Should I Supplement my Calcium Intake?

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Calcium is an essential building block for the human body.

Certain vitamins and minerals get more attention and awareness than others.

Yesterday, my focus was on the mineral magnesium.

Today, we turn our attention to calcium.

The “Got Milk” campaign of 1990s and early 2000s ensured calcium became a household name in nutrition.

Specifically, the ads underscored the importance of this nutrient for strong bones.

According to a recent Healthline article titled “Calcium Supplements: Should You Take Them?,” this mineral is key for health at any age or stage of life.

Calcium is an essential nutrient.
Dairy products are good sources of calcium.

More than 98 percent of the calcium in your body is stored in teeth and bone.

The mineral is also found in the bloodstream, where it regulates the contraction and dilation of blood vessels and muscles, releases hormones like insulin, and transmits nerve signals.

Without calcium, the bones and teeth can weaken, causing osteoporosis.

Although this mineral is essential to the healthy functioning of the body, it is possible for people to have “too much of a good thing.”

Not that you will hear of many people “overdosing” on milk, but consuming or supplementing calcium in excess can lead to a higher risk of heart disease.

How much calcium is recommended by the Institute of Medicine?

The exact number varies by age and gender.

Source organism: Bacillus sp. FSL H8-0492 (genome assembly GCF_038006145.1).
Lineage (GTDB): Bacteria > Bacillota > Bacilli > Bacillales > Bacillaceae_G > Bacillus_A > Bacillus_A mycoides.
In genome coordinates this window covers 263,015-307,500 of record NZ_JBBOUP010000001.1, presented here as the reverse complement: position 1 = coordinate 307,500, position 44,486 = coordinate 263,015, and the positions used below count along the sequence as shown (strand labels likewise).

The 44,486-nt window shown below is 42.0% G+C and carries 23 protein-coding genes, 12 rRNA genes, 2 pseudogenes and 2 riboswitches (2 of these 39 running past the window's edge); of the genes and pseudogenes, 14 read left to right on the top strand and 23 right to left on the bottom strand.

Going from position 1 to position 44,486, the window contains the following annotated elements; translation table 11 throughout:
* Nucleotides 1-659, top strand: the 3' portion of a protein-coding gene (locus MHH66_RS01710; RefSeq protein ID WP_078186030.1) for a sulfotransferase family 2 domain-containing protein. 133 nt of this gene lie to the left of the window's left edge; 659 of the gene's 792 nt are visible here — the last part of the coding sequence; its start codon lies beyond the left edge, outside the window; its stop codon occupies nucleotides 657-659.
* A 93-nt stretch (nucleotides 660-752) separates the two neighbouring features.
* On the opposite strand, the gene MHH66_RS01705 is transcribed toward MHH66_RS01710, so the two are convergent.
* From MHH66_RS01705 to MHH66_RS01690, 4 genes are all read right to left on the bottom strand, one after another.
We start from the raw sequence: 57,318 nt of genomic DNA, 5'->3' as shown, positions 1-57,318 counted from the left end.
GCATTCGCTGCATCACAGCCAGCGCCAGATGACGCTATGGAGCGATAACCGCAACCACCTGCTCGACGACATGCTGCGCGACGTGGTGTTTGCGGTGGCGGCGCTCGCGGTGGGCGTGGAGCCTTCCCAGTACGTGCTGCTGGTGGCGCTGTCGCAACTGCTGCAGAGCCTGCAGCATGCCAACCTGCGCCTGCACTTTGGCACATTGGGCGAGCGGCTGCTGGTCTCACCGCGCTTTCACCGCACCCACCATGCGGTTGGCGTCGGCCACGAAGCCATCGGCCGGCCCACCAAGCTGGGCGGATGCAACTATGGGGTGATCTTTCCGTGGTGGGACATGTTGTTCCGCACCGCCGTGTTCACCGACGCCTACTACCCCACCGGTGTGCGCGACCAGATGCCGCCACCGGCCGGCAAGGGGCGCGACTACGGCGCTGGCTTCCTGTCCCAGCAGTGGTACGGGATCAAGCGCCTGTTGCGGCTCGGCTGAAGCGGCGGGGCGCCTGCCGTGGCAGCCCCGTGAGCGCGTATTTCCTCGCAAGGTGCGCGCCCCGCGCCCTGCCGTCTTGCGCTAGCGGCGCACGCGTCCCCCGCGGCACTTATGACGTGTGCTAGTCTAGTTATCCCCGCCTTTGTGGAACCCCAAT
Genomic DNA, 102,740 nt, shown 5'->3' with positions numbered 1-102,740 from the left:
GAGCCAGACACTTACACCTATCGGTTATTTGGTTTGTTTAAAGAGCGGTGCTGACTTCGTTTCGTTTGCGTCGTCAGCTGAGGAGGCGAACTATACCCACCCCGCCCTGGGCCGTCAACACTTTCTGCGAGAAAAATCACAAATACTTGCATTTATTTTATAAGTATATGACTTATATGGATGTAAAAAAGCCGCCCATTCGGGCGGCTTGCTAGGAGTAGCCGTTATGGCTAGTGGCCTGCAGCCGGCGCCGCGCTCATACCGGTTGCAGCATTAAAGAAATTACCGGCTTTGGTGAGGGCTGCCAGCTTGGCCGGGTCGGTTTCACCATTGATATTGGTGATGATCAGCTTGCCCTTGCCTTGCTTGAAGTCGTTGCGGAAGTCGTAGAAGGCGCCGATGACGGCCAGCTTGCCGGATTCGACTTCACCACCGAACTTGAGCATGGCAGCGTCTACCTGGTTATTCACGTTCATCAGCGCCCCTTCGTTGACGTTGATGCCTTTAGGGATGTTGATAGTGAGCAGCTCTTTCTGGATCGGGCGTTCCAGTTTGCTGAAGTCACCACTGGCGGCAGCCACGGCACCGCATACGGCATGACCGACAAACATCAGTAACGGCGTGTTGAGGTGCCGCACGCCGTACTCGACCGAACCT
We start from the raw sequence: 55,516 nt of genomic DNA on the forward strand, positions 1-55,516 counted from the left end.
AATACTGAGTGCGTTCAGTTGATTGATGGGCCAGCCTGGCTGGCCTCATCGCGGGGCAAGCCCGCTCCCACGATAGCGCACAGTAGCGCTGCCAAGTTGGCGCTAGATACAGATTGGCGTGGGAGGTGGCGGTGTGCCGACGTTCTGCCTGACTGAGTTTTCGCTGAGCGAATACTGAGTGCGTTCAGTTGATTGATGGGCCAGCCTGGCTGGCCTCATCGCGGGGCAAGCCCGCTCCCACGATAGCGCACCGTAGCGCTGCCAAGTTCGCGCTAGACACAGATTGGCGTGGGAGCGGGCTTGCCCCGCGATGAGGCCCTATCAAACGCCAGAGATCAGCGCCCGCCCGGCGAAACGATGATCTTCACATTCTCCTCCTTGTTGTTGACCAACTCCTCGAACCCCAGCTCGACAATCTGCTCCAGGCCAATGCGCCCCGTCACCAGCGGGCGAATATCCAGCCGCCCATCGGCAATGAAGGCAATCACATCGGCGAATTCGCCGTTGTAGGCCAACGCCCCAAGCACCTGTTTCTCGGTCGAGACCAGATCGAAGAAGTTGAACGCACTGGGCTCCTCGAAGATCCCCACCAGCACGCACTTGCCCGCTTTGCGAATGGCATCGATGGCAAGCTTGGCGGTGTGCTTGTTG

Women who are age 50 or younger should consume 1,000 milligrams per day.

Females older than age 50 have a recommended dosage of 1,200 milligrams per day.

Men can be older before their suggested intake changes.

Males age 70 and younger can have 1,000 milligrams per day, while those older than age 70 have a recommendation of 1,200 milligrams per day.

Adults age 50 or younger should not exceed 2,500 milligrams per day, and those over age 50 should not exceed 2,000 milligrams per day.

Men and women who consume diets rich in certain leafy greens, beans, dairy products, nuts, and tofu likely will not need to supplement their calcium intake.

Anyone who is unable to consume enough calcium-rich food may consider taking supplements.

When the intake of calcium is low, the body will take this nutrient from bones causing them to become brittle and weak.

Not good.

As a result, breaks or fractures to bones become more common.


Women are especially prone to a deficiency after menopause.

If you are an older woman or do not have a diet rich in calcium, talk with your doctor about whether you should take supplements.

Reference: Healthline (June 23, 2023) “Calcium Supplements: Should You Take Them?”

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